Watching Mersal is somewhat surreal: everything in this movie is blown to proportions so large you can see neither beginning nor end, every dialogue is just a line away from finding a place in the propaganda booklet of some political party, every version of the hero is more of the same.
Vijay is a villager with a bleeding heart, a magician who kills corrupt doctors, and a doctor who is the Robin Hood of medicine. The latter two are sons of the former.
Villager Vijay’s partner is Nithya Menen, who wants to give birth to more children than her mother. She aspires to twenty, this is later amended to twenty two, one child for each state in India at the time. Other character traits are overshadowed by this desire for children, which finds a mention in at least three instances during her short time on screen. She is also a supportive wife, but you knew that. What you may not have known is that she is a Punjabi, though this could have been inserted in the screenplay to show Villager Vijay defeating Punjabi men at wrestling in their homeland.
Magician Vijay takes it up with Kajal Aggarwal, who is a doctor training to be a personal assistant. She books flight tickets for her doctor boss and needs to bailed out of a situation by Vijay. Later, she is available for a song and dance sequence that liberally borrows words from a language commonly known as Gibberish.
Doctor Vijay charges only five rupees for his services, and is affectionately called Five Rupees Doctor by the downtrodden people he wants to uplift. Samantha interviews him for her television show, and their meet-cute involves a case of mistaken identity that we have seen in approximately hundred other movies. She treats him flippantly and asks him to introduce her to this famous doctor, only to find out he is the doctor himself. They take a selfie and get a song together.
The movie wants to educate us about evil mercenary doctors, who are so concerned with making money that they have forgotten their Hippocratic oath. This evil force is embodied by SJ Suryah, who performs gruesome acts like forcing a caesarean delivery on Nithya Menen, when the normal way would have worked, thereby killing her and endangering the life of her child. Another evil doctor helps him with these schemes, since he is too weak to stand up for the cause of ethics. More callous behaviour on display: a young girl, daughter of an autorickshaw driver, dies after blunt force trauma to the head, because too much time was wasted by the middle men and doctors whose only aim is to get richer.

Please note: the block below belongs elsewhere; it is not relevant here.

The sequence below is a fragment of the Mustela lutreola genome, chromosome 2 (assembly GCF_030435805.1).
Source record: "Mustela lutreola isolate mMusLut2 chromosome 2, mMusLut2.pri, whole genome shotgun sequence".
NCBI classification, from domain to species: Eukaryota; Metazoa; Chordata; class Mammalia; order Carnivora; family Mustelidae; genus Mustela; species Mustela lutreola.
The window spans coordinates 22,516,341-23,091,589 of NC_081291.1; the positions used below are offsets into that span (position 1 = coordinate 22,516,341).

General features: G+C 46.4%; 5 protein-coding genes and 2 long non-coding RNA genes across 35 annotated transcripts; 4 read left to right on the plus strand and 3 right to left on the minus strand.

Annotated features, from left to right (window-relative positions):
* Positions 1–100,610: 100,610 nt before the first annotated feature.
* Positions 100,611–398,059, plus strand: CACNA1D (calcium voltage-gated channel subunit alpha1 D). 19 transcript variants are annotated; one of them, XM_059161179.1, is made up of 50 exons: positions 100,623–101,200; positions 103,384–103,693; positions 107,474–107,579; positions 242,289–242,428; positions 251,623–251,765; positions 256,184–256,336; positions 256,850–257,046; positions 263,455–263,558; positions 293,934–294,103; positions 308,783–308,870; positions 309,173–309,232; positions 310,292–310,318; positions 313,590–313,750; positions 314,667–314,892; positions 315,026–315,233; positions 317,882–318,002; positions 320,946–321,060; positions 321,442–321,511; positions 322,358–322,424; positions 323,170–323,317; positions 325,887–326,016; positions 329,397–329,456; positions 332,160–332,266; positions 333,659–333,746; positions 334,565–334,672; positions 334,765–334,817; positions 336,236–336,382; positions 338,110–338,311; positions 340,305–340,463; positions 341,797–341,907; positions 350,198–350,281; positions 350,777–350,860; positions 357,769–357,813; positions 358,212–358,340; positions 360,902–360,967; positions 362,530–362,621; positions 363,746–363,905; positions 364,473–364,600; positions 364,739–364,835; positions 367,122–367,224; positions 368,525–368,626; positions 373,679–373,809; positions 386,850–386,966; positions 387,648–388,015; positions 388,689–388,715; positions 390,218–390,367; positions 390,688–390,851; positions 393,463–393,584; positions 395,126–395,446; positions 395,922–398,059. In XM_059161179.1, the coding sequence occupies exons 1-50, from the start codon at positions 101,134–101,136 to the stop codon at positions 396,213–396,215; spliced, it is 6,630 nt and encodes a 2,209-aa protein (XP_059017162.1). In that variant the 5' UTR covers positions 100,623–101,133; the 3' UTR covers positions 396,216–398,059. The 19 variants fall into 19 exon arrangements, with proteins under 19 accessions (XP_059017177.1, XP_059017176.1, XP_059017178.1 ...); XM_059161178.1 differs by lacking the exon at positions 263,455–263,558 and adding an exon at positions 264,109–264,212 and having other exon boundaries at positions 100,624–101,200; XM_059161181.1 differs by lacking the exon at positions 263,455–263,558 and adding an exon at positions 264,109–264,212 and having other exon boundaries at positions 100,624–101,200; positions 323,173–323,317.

The movie also wants to educate us about being a proud Tamilan, and it achieves this by having Vijay waltz into the airport in Paris wearing a veshti. He is suspected of being a terrorist and pulled aside for questioning. A white woman almost chokes to death right at this moment, and Vijay immediately runs to her rescue. He saves her and proves to everyone what a True Tamil Man looks like. He also sings a song with a line that seems to suggest a person jogging along Marina Beach is entitled to more…arrogance (gethu/thimiru) than someone going for a walk in Boat Club. One might argue that the same person would be doing both those activities. Most of the movie appears to be a desperate attempt to declare that it has its heart in the right place: rooting for the local, the innocent poor, the naive villagers, and staying true to one’s Tamil origins wherever in the world one might be.
Everyone in this movie’s universe has been instructed to scream, react in over the top ways so the camera captures their reactions, and play second fiddle to the three Vijays. Mersal takes itself so seriously, it seems to think it’s the cinema industry’s answer to all the world’s problems. The frequent self referencing doesn’t make it any more palatable either; this is just the director’s third film and it seems like each one was more bloated than the last.
All the Moscato that was consumed during the viewing of this movie didn’t help.